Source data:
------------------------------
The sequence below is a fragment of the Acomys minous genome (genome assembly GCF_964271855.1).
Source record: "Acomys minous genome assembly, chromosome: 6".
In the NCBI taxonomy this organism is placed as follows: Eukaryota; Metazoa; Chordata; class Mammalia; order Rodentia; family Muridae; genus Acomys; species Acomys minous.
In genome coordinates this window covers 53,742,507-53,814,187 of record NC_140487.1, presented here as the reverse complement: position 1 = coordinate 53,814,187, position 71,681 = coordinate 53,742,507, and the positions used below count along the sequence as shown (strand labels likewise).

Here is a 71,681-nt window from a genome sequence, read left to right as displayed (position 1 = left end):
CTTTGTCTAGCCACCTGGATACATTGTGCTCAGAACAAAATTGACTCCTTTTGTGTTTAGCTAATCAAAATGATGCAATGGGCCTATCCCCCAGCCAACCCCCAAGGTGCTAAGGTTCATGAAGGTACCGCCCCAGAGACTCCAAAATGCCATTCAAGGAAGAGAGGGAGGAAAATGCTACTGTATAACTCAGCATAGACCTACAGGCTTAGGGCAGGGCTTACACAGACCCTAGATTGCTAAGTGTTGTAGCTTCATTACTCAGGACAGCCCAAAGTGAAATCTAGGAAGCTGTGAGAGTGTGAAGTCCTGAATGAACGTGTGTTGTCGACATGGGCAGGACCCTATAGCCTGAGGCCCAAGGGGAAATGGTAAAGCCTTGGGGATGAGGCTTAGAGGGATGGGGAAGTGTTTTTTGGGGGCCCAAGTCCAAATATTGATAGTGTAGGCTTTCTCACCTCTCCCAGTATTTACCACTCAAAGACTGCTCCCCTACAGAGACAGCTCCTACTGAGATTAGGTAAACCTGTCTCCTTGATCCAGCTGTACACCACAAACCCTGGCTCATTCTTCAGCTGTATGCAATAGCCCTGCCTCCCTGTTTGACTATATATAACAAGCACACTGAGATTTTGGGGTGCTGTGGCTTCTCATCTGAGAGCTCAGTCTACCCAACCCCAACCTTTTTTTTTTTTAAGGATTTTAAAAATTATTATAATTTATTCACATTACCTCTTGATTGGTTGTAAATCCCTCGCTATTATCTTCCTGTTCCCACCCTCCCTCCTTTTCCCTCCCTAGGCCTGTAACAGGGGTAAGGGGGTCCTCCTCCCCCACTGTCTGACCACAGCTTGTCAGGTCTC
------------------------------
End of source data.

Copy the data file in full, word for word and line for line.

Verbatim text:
The sequence below is a fragment of the Acomys minous genome (genome assembly GCF_964271855.1).
Source record: "Acomys minous genome assembly, chromosome: 6".
In the NCBI taxonomy this organism is placed as follows: Eukaryota; Metazoa; Chordata; class Mammalia; order Rodentia; family Muridae; genus Acomys; species Acomys minous.
In genome coordinates this window covers 53,742,507-53,814,187 of record NC_140487.1, presented here as the reverse complement: position 1 = coordinate 53,814,187, position 71,681 = coordinate 53,742,507, and the positions used below count along the sequence as shown (strand labels likewise).

Here is a 71,681-nt window from a genome sequence, read left to right as displayed (position 1 = left end):
CTTTGTCTAGCCACCTGGATACATTGTGCTCAGAACAAAATTGACTCCTTTTGTGTTTAGCTAATCAAAATGATGCAATGGGCCTATCCCCCAGCCAACCCCCAAGGTGCTAAGGTTCATGAAGGTACCGCCCCAGAGACTCCAAAATGCCATTCAAGGAAGAGAGGGAGGAAAATGCTACTGTATAACTCAGCATAGACCTACAGGCTTAGGGCAGGGCTTACACAGACCCTAGATTGCTAAGTGTTGTAGCTTCATTACTCAGGACAGCCCAAAGTGAAATCTAGGAAGCTGTGAGAGTGTGAAGTCCTGAATGAACGTGTGTTGTCGACATGGGCAGGACCCTATAGCCTGAGGCCCAAGGGGAAATGGTAAAGCCTTGGGGATGAGGCTTAGAGGGATGGGGAAGTGTTTTTTGGGGGCCCAAGTCCAAATATTGATAGTGTAGGCTTTCTCACCTCTCCCAGTATTTACCACTCAAAGACTGCTCCCCTACAGAGACAGCTCCTACTGAGATTAGGTAAACCTGTCTCCTTGATCCAGCTGTACACCACAAACCCTGGCTCATTCTTCAGCTGTATGCAATAGCCCTGCCTCCCTGTTTGACTATATATAACAAGCACACTGAGATTTTGGGGTGCTGTGGCTTCTCATCTGAGAGCTCAGTCTACCCAACCCCAACCTTTTTTTTTTTTAAGGATTTTAAAAATTATTATAATTTATTCACATTACCTCTTGATTGGTTGTAAATCCCTCGCTATTATCTTCCTGTTCCCACCCTCCCTCCTTTTCCCTCCCTAGGCCTGTAACAGGGGTAAGGGGGTCCTCCTCCCCCACTGTCTGACCACAGCTTGTCAGGTCTC